Voronin-Medvedev Accord Demolishes Moldova’s Negotiating Position on Transnistria. Vladimir Socor. Eurasia Daily Monitor, March...
Apparently panicking in the run-up to the April 5 elections, Moldovan President Vladimir Voronin has hoisted the white flag of surrender on Transnistria in return for a pre-election endorsement from the Kremlin. The president can not run for a third term of office but his Communist Party hopes to profit from the Kremlin's televised accolades to Voronin.
With just six weeks to go before the April 5 parliamentary elections, Russian Foreign Minister Sergei Lavrov traveled to Moldova on February 23-24, his first visit to that country since taking office in March 2004. The timing of his visit fueled speculation that its real purpose was to underscore Moscow's support for the ruling Communist Party, which is seeking a third successive term in office.
CHIȘINĂU (Imedia) și Moscow will continue providing humanitarian aid to Transnistria throughout this entire year, said Russian M.P. Vladimir Medinski during a visit to Tiraspol. Mr. Medinski is part of the ruling Edinnaia Rossia [Imedia: United Russia] party's general council. Opions on this news by Evghenii Shevciuk, Nicu Popopescu and Vladislav Kulminski.
Nicu Popescu, a political analyst and researcher with the London-based European Council for Foreign Relations, says that a distinction needs to be made between integration and cooperation. „European integration is absolutely compatible with very good relations with Russia, Ukraine, or Armenia, but is incompatible with integration in the CIS. European integration implies European values and legislation și the CIS is very different from the EU in this sense. Russian standards, for example, when it comes to democracy or the economy, are different from European standards, for which reason Moldova cannot simultaneously integrate in both directions,” argues Mr. Popescu.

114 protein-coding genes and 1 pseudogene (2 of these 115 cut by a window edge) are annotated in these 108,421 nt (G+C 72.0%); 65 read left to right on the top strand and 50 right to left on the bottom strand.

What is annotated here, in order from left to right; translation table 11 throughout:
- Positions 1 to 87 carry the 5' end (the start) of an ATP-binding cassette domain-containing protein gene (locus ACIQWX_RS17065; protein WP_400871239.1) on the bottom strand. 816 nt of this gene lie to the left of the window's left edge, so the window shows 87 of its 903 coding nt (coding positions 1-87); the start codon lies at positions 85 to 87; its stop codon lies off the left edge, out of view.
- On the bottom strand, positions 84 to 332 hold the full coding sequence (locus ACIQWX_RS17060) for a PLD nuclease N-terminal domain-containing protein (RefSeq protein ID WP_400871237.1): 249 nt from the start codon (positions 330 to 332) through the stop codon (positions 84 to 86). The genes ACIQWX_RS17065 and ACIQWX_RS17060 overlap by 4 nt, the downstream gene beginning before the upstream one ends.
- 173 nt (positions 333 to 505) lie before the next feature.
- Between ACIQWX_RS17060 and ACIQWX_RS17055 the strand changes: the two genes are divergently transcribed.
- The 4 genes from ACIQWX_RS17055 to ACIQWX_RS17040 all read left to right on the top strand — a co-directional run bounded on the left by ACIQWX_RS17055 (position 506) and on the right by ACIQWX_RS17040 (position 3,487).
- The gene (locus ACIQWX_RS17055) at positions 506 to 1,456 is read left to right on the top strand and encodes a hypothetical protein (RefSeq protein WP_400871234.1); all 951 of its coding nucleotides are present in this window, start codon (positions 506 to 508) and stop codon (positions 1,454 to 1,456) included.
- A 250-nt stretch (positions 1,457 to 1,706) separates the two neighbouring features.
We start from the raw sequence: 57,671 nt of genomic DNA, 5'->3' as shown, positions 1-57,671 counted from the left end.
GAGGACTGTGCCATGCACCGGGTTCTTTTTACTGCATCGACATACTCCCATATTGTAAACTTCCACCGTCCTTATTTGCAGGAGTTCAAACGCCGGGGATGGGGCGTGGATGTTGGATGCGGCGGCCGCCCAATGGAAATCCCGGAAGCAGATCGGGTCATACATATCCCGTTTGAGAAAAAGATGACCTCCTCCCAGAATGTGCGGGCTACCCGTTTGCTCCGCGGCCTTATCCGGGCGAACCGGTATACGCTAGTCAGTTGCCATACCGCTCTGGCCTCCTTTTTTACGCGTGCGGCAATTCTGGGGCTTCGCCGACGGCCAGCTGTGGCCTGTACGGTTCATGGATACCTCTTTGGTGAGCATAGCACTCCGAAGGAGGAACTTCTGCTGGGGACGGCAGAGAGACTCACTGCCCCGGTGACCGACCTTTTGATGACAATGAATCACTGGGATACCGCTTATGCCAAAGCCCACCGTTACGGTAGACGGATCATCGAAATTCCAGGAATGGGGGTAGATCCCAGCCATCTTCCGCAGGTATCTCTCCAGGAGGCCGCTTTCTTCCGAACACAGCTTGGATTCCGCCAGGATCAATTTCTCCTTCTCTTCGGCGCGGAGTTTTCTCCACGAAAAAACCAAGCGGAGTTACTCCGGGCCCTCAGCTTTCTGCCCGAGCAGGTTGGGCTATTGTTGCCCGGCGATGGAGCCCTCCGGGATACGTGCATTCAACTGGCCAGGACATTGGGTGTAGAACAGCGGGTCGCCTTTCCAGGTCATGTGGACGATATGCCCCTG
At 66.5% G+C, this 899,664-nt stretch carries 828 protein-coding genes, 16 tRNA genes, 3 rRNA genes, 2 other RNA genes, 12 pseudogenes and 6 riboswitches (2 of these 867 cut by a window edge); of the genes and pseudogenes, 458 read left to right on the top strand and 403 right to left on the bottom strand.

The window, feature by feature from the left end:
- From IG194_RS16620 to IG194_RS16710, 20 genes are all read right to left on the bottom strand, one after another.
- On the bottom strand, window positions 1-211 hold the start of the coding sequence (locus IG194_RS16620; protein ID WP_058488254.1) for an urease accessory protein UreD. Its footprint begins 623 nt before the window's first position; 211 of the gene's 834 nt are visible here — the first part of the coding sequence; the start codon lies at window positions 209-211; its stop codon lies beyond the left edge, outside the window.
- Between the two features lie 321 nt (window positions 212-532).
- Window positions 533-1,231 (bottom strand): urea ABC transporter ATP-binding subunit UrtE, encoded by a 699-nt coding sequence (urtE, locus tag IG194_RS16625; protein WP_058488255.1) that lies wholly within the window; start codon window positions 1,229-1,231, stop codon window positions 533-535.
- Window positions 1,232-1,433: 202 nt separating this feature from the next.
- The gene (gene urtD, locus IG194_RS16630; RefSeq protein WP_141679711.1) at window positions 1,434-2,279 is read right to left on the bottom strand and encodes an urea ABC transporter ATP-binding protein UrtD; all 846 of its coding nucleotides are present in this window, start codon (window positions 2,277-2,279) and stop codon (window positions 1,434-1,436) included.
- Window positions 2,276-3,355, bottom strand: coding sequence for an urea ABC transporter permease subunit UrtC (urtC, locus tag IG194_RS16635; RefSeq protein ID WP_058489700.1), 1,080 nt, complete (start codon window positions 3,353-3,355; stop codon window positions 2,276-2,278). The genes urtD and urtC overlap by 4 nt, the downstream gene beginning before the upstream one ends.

Voronin has always been more sensitive to Russian opposition to GUAM than the other leaders, and that opposition is growing given what many in Moscow see as the anti-Russian policies being pursued by Georgia and a lesser extent by Azerbaijan. Consequently, the Moldovan leader appears to want to distance himself and his country from them. Whether Chisinau will actually decide to leave GUAM or whether Voronins remarks now reflect his frustration at being ignored or treated as the odd man out within the grouping remains an open question. But the answer is critical. If Moldova goes, GUAM could disappear from the scene, but if it remains, Voronins standing at home and in many places abroad will fall.
Moldovan President Vladimir Voronin said on Tuesday that he might soon meet his Russian counterpart Dmitri Medvedev to talk about the Transnistrian problem. The president made the announcement during a video-conference with journalists in...